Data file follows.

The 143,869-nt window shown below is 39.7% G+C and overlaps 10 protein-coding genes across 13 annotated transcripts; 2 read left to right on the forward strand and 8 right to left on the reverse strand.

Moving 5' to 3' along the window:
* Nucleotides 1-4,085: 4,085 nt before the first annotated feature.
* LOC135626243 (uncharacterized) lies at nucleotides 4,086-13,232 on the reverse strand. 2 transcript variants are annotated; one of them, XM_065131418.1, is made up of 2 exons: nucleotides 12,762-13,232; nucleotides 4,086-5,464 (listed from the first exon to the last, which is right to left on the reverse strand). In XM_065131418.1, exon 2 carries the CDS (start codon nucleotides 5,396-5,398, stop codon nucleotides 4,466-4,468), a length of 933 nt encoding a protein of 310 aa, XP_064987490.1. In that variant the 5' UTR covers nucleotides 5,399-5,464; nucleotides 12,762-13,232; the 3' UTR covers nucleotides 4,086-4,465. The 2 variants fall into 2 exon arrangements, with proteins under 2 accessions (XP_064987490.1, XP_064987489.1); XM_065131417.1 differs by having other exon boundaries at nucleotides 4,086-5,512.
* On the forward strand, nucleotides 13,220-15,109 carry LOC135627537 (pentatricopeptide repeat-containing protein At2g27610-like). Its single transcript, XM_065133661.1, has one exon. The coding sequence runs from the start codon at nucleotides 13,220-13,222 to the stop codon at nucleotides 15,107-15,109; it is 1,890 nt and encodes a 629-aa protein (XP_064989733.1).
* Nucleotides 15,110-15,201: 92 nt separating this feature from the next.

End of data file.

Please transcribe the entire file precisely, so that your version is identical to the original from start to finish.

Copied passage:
The 143,869-nt window shown below is 39.7% G+C and overlaps 10 protein-coding genes across 13 annotated transcripts; 2 read left to right on the forward strand and 8 right to left on the reverse strand.

Moving 5' to 3' along the window:
* Nucleotides 1-4,085: 4,085 nt before the first annotated feature.
* LOC135626243 (uncharacterized) lies at nucleotides 4,086-13,232 on the reverse strand. 2 transcript variants are annotated; one of them, XM_065131418.1, is made up of 2 exons: nucleotides 12,762-13,232; nucleotides 4,086-5,464 (listed from the first exon to the last, which is right to left on the reverse strand). In XM_065131418.1, exon 2 carries the CDS (start codon nucleotides 5,396-5,398, stop codon nucleotides 4,466-4,468), a length of 933 nt encoding a protein of 310 aa, XP_064987490.1. In that variant the 5' UTR covers nucleotides 5,399-5,464; nucleotides 12,762-13,232; the 3' UTR covers nucleotides 4,086-4,465. The 2 variants fall into 2 exon arrangements, with proteins under 2 accessions (XP_064987490.1, XP_064987489.1); XM_065131417.1 differs by having other exon boundaries at nucleotides 4,086-5,512.
* On the forward strand, nucleotides 13,220-15,109 carry LOC135627537 (pentatricopeptide repeat-containing protein At2g27610-like). Its single transcript, XM_065133661.1, has one exon. The coding sequence runs from the start codon at nucleotides 13,220-13,222 to the stop codon at nucleotides 15,107-15,109; it is 1,890 nt and encodes a 629-aa protein (XP_064989733.1).
* Nucleotides 15,110-15,201: 92 nt separating this feature from the next.